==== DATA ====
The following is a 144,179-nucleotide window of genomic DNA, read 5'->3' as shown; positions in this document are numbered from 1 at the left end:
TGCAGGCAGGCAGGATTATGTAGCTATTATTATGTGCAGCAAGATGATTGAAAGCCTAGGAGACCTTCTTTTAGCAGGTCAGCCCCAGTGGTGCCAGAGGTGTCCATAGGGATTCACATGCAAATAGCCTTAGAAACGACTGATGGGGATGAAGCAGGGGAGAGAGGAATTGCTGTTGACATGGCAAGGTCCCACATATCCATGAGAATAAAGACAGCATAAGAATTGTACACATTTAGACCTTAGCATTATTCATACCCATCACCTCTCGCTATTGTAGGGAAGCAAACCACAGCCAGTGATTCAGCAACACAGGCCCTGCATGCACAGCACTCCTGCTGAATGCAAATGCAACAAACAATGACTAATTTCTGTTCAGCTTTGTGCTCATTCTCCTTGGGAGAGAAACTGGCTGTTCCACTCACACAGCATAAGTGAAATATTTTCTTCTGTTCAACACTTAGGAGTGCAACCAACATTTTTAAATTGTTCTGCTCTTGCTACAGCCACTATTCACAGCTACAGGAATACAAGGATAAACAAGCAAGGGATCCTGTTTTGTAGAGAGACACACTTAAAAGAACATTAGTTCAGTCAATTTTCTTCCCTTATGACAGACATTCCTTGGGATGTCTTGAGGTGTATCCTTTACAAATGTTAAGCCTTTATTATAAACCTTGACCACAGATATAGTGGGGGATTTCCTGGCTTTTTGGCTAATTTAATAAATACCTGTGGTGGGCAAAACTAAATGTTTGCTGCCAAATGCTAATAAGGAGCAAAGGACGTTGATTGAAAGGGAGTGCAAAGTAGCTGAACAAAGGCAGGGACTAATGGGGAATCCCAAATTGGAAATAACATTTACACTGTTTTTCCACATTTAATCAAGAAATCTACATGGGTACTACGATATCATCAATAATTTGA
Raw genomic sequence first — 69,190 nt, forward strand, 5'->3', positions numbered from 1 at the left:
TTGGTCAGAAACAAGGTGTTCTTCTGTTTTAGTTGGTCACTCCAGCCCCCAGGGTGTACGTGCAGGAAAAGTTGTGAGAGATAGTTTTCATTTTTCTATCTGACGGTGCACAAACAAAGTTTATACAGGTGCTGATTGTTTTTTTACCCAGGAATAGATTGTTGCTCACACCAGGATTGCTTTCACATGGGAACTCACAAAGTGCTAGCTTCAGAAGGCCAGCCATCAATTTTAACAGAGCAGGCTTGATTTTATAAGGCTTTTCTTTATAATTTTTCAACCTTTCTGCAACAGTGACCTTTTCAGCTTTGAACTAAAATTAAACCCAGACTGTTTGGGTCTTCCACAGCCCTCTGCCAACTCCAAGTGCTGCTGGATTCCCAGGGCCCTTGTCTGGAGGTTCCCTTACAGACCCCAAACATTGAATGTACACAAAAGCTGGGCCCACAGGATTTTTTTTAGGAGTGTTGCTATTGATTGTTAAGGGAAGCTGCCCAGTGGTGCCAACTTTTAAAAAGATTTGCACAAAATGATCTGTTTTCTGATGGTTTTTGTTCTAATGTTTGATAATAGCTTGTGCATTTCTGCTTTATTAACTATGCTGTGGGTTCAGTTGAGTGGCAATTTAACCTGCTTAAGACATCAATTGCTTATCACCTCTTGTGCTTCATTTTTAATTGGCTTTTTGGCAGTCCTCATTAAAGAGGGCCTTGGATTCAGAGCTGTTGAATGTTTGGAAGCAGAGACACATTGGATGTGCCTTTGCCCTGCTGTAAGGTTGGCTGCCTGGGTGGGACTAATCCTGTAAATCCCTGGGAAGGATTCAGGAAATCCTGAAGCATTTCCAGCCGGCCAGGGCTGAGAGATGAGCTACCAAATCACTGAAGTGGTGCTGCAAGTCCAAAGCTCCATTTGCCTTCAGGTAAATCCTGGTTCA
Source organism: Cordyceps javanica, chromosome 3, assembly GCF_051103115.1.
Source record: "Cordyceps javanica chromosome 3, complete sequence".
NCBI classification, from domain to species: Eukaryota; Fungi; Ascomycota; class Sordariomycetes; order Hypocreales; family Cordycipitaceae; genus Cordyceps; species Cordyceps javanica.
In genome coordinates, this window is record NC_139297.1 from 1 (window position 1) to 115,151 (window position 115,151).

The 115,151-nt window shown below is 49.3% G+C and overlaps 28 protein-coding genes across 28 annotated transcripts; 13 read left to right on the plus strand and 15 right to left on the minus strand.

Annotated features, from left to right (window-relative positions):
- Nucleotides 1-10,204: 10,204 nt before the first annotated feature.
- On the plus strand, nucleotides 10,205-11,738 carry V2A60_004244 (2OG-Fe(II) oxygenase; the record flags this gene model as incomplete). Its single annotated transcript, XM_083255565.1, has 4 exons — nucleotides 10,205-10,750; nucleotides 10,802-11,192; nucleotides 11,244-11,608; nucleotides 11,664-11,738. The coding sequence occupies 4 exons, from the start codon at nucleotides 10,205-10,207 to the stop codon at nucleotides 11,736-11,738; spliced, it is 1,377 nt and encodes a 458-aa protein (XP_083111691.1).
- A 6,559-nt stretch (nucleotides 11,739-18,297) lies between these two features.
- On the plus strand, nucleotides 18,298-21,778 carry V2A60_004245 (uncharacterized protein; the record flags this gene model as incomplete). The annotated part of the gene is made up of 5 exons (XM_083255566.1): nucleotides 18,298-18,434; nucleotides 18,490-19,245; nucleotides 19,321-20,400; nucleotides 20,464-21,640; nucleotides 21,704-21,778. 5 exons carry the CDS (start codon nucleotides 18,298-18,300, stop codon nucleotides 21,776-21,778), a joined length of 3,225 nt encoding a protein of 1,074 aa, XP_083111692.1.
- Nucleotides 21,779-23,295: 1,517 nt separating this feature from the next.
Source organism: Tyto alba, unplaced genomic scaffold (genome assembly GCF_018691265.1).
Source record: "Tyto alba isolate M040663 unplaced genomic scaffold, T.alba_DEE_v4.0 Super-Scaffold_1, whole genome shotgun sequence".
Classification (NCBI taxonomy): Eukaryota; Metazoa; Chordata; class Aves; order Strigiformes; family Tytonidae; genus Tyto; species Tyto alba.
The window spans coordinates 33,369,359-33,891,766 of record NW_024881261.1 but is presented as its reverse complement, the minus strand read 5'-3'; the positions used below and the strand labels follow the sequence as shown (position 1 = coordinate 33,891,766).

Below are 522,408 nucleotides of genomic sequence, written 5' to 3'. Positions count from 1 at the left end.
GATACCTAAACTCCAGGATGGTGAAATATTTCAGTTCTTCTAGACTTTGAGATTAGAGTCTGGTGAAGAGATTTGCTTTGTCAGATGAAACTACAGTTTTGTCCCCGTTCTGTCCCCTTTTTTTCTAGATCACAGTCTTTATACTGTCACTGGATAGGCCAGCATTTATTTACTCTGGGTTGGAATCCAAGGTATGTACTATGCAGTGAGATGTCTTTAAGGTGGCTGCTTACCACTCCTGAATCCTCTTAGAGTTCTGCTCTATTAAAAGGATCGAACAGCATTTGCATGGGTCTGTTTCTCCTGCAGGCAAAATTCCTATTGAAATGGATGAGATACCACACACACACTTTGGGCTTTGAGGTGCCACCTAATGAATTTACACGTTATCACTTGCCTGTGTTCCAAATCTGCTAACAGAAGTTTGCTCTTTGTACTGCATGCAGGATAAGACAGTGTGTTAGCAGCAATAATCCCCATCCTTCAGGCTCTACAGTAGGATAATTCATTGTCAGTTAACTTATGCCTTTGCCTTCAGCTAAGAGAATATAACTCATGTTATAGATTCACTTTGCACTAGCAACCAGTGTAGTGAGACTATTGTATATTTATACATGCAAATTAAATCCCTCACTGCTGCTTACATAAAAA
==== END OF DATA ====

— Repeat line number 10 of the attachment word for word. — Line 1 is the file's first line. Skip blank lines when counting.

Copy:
Annotated features, from left to right (window-relative positions):